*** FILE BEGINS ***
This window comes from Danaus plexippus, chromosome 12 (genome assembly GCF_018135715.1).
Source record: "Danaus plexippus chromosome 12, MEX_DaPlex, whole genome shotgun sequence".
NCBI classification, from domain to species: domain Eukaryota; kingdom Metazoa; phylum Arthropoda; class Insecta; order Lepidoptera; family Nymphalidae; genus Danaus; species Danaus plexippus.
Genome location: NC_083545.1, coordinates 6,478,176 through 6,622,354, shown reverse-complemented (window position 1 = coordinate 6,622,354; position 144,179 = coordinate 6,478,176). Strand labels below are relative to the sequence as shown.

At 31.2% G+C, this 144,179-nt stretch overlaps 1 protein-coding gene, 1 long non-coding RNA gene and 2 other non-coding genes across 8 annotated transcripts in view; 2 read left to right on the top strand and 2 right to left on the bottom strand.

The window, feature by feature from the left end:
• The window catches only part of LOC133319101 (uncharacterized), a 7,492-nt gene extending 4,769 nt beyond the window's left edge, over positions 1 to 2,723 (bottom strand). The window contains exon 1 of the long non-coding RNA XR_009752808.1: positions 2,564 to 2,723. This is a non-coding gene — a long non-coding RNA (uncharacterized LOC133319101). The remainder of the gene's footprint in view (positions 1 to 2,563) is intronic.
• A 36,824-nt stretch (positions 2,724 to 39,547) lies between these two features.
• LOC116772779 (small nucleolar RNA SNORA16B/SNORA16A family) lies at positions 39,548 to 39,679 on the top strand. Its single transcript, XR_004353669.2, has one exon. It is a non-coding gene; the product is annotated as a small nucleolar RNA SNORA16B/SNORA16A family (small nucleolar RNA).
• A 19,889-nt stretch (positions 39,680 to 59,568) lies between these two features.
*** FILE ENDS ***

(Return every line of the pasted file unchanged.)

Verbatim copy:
This window comes from Danaus plexippus, chromosome 12 (genome assembly GCF_018135715.1).
Source record: "Danaus plexippus chromosome 12, MEX_DaPlex, whole genome shotgun sequence".
NCBI classification, from domain to species: domain Eukaryota; kingdom Metazoa; phylum Arthropoda; class Insecta; order Lepidoptera; family Nymphalidae; genus Danaus; species Danaus plexippus.
Genome location: NC_083545.1, coordinates 6,478,176 through 6,622,354, shown reverse-complemented (window position 1 = coordinate 6,622,354; position 144,179 = coordinate 6,478,176). Strand labels below are relative to the sequence as shown.

At 31.2% G+C, this 144,179-nt stretch overlaps 1 protein-coding gene, 1 long non-coding RNA gene and 2 other non-coding genes across 8 annotated transcripts in view; 2 read left to right on the top strand and 2 right to left on the bottom strand.

The window, feature by feature from the left end:
• The window catches only part of LOC133319101 (uncharacterized), a 7,492-nt gene extending 4,769 nt beyond the window's left edge, over positions 1 to 2,723 (bottom strand). The window contains exon 1 of the long non-coding RNA XR_009752808.1: positions 2,564 to 2,723. This is a non-coding gene — a long non-coding RNA (uncharacterized LOC133319101). The remainder of the gene's footprint in view (positions 1 to 2,563) is intronic.
• A 36,824-nt stretch (positions 2,724 to 39,547) lies between these two features.
• LOC116772779 (small nucleolar RNA SNORA16B/SNORA16A family) lies at positions 39,548 to 39,679 on the top strand. Its single transcript, XR_004353669.2, has one exon. It is a non-coding gene; the product is annotated as a small nucleolar RNA SNORA16B/SNORA16A family (small nucleolar RNA).
• A 19,889-nt stretch (positions 39,680 to 59,568) lies between these two features.